Now let’s look at some of the prediction on China’s future. If the one-child policy continues to rule over the social and economic life then the country could face some serious problems. One of the problems will be the ratio of working class people to the ratio of non-working class people. It is predicted that by 2025, in a normal Chinese household, there will be four grand parents, two parents, and one child (Overpopulation). That makes us think that out of seven people only two can earn money and they have to take the responsibility of five people excluding themselves. It is quite a big challenge for those hard working parents but China has to live with it if they want to maintain the one-child policy. This also means that the Chinese economy will take a big jump backwards. There would be less working class people meaning that there would be less income generated by the country (China Studies).

One of the other problems that China could face in the future is the imbalance of the male and female proportions. It is predicted that by 2025 there would be four males for every one female. It doesn’t really look like the stats of a healthy growing country. Then why does the Chinese government stop forcing this one-child policy. “Suppose, the population policy could eventually pull China out of the backwardness; yet a turnabout might happen: China’s problem in the future will not be too many people but not enough.” (China Studies) I hope the Chinese government realizes it fault and starts taking immediate action before it is too late (Overpopulation). China’s current population is still like a new Australia every year (The Overpopulation Issue). Maybe this is the reason why the government is still exercising the one-child policy. However, they should ask this question of themselves, is it worth reducing the population of the country over the dead bodies of small baby-girls. I am absolutely against this policy. Even in the future this policy will not help China because it only creates a lapse in social and economic life of the country and it will keep doing that. The Chinese population has decreased greatly over the past few decades, so should we congratulate the government over this achievement or should we criticize them for not doing anything on the crimes against humanity that occur on their streets everyday. Hopefully the new generation of China will be able to come up with a better solution and hopefully it will not be too late.

you may also what to see this:

http://www.columbia.edu/~bcp26/index.htm...
too many people= less food= wars and disputes
Inadequate fresh water for drinking water use as well as sewage treatment and effluent discharge
Depletion of natural resources, especially fossil fuels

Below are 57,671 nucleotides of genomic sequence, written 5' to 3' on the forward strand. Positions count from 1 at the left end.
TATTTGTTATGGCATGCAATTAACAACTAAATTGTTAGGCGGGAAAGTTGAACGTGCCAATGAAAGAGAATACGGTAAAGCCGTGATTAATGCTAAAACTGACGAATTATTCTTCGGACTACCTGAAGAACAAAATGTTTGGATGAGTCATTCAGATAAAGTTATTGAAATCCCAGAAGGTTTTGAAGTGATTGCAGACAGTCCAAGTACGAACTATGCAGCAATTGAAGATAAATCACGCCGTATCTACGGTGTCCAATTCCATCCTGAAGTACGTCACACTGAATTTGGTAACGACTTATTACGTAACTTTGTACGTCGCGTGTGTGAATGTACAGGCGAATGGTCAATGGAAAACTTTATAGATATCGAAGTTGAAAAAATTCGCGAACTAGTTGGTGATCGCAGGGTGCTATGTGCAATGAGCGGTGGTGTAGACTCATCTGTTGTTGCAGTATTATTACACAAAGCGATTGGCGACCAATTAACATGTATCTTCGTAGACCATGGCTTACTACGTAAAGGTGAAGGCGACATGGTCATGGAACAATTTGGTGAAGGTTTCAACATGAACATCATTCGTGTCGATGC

Increased levels of air pollution, water pollution, soil contamination and noise pollution
Deforestation and loss of ecosystems that sustain global atmospheric oxygen and carbon dioxide balance; about eight million hectares of forest are lost each year
Changes in atmospheric composition and consequent global warming
Irreversible loss of arable land and increases in desertification
Mass species extinctions from reduced habitat in tropical forests due to slash-and-burn techniques that sometimes are practiced by shifting cultivators, especially in countries with rapidly expanding rural populations; present extinction rates may be as high as 140,000 species lost per year.
High infant and child mortality
Increased incidence of hemorrhagic fevers, HIV and other infectious diseases from crowding, disturbance of ecological systems and scarcity of available medical resources
Starvation, malnutritionor poor diet with ill health and diet-deficiency diseases (e.g. rickets)
Poverty coupled with inflation in some regions and a resulting low level of capital formation
Low birth weight due to the inability of mothers to get enough resources to sustain a fetus from fertilization to birth
Low life expectancy in countries with fastest growing populations
Unhygienic living conditions for many based upon water resource depletion, discharge of raw sewage and solid waste disposal
High rate of unemployment in urban areas (leading to social problems)
Elevated crime rate due to drug cartels and increased theft by people stealing resources to survive
Conflict over scarce resources and crowding, leading to increased levels of warfare
Over-utilization of infrastructure, such as mass transit, highways, and public health systems
Higher land prices
There's just not enough restrooms in public places. It comes down to supply and demand.